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General Motors Corp. and Delphi Corp., GM’s former captive parts subsidiary, both reached tentative agreements today (Sept. 18) with the United Auto Workers (UAW) union, the Detroit Free Press reported.
DaimlerChrysler AG, Ford Motor Co. and Visteon Corp., Ford’s former captive parts subsidiary, all reached tentative agreements with the UAW earlier this week.
All of the agreements cover the next four years and would replace the labor contracts that expired Sunday night (Sept. 14).
All of the agreements must be ratified by UAW members.
It now appears extremely unlikely there will be a UAW strike, which could have interrupted the supply of certain key components to motorhome manufacturers.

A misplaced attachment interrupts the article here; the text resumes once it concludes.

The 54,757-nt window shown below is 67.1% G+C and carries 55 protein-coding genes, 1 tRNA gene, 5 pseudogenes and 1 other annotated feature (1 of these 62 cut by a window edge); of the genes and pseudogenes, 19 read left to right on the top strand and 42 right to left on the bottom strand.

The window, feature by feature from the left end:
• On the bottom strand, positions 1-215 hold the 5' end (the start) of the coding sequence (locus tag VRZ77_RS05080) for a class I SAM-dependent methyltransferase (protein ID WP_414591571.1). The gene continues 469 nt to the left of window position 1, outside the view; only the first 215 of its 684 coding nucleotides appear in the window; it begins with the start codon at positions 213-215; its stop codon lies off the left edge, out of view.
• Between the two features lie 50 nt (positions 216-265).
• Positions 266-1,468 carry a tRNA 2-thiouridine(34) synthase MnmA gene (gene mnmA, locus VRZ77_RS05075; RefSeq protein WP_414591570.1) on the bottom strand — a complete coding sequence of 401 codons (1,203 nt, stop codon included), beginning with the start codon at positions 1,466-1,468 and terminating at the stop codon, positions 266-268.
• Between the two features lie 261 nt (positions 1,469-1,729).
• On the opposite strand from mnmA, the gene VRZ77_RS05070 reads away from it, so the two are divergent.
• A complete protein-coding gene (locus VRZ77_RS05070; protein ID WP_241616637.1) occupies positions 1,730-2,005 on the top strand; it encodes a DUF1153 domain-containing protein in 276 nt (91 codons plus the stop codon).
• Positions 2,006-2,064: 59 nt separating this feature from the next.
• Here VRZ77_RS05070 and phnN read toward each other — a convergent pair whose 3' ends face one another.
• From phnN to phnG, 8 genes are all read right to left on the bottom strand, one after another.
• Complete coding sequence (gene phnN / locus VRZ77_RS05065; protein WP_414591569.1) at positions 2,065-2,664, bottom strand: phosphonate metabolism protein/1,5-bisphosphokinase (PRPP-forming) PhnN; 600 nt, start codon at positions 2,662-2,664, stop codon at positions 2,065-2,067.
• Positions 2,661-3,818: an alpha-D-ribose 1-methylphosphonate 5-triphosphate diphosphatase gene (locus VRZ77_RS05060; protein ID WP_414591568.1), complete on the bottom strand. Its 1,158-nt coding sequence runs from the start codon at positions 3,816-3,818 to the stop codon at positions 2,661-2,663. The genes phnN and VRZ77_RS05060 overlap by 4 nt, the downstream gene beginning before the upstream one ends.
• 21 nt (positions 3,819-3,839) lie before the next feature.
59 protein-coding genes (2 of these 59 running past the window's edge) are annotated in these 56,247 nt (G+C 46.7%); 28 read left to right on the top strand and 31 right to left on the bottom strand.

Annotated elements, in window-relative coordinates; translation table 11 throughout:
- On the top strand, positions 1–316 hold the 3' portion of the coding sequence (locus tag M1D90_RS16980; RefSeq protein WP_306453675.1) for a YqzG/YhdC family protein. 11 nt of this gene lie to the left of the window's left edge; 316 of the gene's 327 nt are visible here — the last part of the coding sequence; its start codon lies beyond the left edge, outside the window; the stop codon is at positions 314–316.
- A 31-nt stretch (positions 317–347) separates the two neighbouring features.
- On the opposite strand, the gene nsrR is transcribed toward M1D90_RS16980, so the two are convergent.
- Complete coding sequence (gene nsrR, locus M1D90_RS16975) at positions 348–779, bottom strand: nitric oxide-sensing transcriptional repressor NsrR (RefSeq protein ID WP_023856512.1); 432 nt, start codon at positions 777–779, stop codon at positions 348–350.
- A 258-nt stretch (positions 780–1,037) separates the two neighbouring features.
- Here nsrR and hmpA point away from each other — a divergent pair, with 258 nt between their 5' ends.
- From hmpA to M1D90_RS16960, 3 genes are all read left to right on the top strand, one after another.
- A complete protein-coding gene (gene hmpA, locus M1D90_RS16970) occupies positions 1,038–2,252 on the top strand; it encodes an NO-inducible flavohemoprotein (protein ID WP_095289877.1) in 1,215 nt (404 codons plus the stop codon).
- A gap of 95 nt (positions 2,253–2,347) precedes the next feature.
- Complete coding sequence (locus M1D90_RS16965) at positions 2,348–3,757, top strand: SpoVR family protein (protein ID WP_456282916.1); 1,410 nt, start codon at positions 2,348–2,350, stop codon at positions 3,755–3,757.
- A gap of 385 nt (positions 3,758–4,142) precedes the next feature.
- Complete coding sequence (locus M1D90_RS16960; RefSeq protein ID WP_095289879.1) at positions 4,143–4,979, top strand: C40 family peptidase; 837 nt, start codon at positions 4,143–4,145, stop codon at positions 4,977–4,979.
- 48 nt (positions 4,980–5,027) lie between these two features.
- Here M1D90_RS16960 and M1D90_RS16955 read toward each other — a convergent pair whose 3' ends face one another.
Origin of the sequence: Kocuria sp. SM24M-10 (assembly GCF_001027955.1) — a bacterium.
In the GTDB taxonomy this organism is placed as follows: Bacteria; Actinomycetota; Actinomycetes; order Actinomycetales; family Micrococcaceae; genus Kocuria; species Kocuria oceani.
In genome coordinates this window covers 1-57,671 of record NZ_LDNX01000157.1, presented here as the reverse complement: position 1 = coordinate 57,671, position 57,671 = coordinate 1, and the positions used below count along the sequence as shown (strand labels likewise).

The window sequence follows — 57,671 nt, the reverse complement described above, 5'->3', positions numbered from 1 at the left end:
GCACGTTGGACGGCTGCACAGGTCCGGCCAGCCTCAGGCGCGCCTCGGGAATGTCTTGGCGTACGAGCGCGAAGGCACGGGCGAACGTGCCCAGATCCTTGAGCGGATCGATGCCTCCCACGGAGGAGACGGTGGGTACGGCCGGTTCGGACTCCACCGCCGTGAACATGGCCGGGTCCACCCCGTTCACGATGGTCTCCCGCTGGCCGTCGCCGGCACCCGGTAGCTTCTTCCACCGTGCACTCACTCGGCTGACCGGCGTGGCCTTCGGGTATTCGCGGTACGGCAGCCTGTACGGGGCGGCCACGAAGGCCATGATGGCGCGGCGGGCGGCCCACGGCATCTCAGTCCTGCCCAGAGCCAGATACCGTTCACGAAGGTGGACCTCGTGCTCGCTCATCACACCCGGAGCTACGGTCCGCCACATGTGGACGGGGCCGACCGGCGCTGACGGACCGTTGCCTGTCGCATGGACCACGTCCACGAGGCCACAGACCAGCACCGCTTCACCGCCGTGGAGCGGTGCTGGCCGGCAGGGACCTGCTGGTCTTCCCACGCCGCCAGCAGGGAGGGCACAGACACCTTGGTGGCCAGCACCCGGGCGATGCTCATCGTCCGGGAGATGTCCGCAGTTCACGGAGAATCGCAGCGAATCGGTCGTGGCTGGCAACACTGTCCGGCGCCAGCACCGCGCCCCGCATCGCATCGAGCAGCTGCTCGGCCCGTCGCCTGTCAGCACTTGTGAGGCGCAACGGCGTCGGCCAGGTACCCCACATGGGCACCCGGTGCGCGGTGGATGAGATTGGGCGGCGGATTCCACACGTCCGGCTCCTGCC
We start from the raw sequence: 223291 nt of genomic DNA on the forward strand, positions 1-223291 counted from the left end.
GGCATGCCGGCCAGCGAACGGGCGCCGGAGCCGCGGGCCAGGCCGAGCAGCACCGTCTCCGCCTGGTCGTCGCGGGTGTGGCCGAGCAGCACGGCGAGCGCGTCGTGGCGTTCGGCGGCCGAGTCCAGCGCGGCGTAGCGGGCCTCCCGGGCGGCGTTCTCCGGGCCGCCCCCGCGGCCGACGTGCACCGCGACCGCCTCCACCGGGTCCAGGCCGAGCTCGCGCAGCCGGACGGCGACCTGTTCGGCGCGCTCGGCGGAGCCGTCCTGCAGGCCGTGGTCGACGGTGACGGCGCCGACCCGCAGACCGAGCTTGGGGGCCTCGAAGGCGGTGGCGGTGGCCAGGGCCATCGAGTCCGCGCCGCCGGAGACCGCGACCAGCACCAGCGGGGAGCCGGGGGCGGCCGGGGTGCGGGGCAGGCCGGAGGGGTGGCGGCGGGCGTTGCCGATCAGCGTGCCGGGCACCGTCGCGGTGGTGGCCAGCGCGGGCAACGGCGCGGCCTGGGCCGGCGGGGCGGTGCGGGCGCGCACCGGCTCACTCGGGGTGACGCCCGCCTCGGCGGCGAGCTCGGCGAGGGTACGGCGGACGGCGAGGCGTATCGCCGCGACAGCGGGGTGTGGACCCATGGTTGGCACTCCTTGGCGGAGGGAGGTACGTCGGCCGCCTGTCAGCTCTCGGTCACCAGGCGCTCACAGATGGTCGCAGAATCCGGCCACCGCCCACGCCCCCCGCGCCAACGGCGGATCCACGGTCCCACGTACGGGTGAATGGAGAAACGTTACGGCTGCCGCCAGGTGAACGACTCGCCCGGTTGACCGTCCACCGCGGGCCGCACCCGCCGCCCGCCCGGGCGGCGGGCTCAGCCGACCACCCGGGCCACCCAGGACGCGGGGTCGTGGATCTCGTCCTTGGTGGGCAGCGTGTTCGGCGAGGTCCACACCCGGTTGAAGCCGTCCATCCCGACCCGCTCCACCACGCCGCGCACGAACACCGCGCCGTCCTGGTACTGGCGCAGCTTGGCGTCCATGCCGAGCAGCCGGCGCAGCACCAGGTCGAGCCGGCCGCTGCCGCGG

The UAW leadership and many rank-and-file members had little appetite for a strike this year because the domestic automakers have been loosing market share to Japanese and European competitors and the union leadership felt a strike would hurt their recruiting efforts at transplant auto factories.
Much of the bargaining this year was over management’s right to close or sell older, inefficient factories, or to lower output to bring it more in line with retail demand.